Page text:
About half of the districts surveyed for this report said they had encountered a shortage of qualified candidates for the principal positions they attempted to fill last year.
However, it is important to point out, survey respondents showed no dissatisfaction with the people they did hire. Indeed, most superintendents felt the candidates they hired were well-prepared and -qualified.
Shortages were reported in all types of schools -- rural, urban, and suburban.
Shortages were reported at all levels -- elementary, junior/middle, and high schools.
Many factors discourage potential principal applicants from applying for current openings, district administrators say. The most frequently mentioned barrier, according to the report, is compensation. Salary isn't sufficient to encourage applications for a job with such immense responsibilities. In addition, the stress and the time demands that come with the job were also mentioned frequently as large discouraging factors. Again, those barriers held across grade levels and community types.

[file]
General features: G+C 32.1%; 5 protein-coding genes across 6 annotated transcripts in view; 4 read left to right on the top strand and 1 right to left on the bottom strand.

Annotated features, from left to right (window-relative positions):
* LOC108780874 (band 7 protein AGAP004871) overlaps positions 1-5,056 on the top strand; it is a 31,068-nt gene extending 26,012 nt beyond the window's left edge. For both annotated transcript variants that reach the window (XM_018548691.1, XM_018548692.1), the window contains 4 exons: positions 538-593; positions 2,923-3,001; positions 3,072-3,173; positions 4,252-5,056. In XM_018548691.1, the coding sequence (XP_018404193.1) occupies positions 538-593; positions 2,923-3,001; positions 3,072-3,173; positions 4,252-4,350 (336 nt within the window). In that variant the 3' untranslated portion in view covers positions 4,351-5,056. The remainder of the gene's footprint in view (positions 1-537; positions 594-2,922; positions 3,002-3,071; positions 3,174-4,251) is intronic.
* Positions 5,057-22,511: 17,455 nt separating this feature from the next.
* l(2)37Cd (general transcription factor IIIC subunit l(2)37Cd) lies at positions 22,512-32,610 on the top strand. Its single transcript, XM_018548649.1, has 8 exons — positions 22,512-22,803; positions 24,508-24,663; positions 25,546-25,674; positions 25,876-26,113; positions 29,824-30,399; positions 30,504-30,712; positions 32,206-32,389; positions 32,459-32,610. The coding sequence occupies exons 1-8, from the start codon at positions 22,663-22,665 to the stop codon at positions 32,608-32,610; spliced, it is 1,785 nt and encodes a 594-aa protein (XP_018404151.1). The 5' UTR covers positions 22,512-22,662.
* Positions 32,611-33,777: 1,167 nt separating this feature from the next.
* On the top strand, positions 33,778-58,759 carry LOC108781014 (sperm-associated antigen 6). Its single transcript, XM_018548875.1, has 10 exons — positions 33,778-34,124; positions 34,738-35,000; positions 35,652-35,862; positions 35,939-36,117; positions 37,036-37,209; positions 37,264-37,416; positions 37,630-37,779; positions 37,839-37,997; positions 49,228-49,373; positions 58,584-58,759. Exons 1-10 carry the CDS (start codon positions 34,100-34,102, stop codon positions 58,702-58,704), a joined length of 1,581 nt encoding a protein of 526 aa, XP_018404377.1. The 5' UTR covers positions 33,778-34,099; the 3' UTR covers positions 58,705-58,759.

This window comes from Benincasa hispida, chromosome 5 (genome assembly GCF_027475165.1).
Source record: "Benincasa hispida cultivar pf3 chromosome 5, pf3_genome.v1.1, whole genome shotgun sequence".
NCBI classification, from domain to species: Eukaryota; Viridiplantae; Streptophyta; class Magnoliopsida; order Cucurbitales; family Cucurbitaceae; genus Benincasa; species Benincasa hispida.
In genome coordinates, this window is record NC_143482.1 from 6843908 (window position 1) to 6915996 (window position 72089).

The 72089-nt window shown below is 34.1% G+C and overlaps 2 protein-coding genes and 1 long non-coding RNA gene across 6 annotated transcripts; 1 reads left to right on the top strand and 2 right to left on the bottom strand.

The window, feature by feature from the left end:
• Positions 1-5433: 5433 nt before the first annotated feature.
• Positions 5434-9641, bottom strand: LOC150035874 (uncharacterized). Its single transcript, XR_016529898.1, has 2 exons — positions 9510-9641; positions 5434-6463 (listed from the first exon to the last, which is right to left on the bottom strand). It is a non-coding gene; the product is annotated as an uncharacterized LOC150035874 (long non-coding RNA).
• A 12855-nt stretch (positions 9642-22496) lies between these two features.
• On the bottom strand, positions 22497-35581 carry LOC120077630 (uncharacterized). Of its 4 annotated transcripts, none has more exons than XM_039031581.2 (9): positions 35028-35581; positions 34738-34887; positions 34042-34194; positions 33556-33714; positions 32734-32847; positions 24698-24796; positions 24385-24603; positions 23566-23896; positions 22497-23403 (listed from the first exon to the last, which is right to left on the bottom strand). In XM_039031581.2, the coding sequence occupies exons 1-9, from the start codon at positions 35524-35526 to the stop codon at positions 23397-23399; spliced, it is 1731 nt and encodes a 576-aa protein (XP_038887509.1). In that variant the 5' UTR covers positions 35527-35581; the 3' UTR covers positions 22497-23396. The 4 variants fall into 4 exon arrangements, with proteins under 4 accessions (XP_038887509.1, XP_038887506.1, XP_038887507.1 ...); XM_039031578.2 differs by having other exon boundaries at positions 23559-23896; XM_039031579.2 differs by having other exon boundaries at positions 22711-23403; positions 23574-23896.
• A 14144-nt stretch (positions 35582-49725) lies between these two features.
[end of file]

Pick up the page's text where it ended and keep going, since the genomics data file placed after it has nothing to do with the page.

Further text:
Recruiting minority candidates was more often a problem than recruiting female candidates, survey respondents said.
Seventeen percent of all respondents said increasing the number of women in management positions has been an issue in their district; 86 percent said that qualified females were considered for the vacancy they filled last year.
Thirty-five percent of the superintendents indicated that increasing the number of minorities in management positions was an issue in their districts. Only thirty-six percent said that qualified minorities applied for last year's opening.
The great majority of principals are male and White (non-Hispanic), the study states. The percentage of minority principals in public schools, however, did increase from 13 to 16 percent between the school years 1987-88 and 1993-94, according to the National Center for Education Statistics (NCES). During the same time period, the percentage of female principals rose from 25 percent to 35 percent.
"Instead of waiting for individuals to self-select administration, educational leaders must be identified and groomed in a systematic way that facilitates the recruitment of potential leaders among women and minorities," concludes a 1992 report about a joint program of the New York City Board of Education and the Bank Street College Principals Institute (From Teaching to Administration: A Preparation Institute, by Crow, Mecklowitz, and Weekes, 1992, Technomic, Lancaster, PA).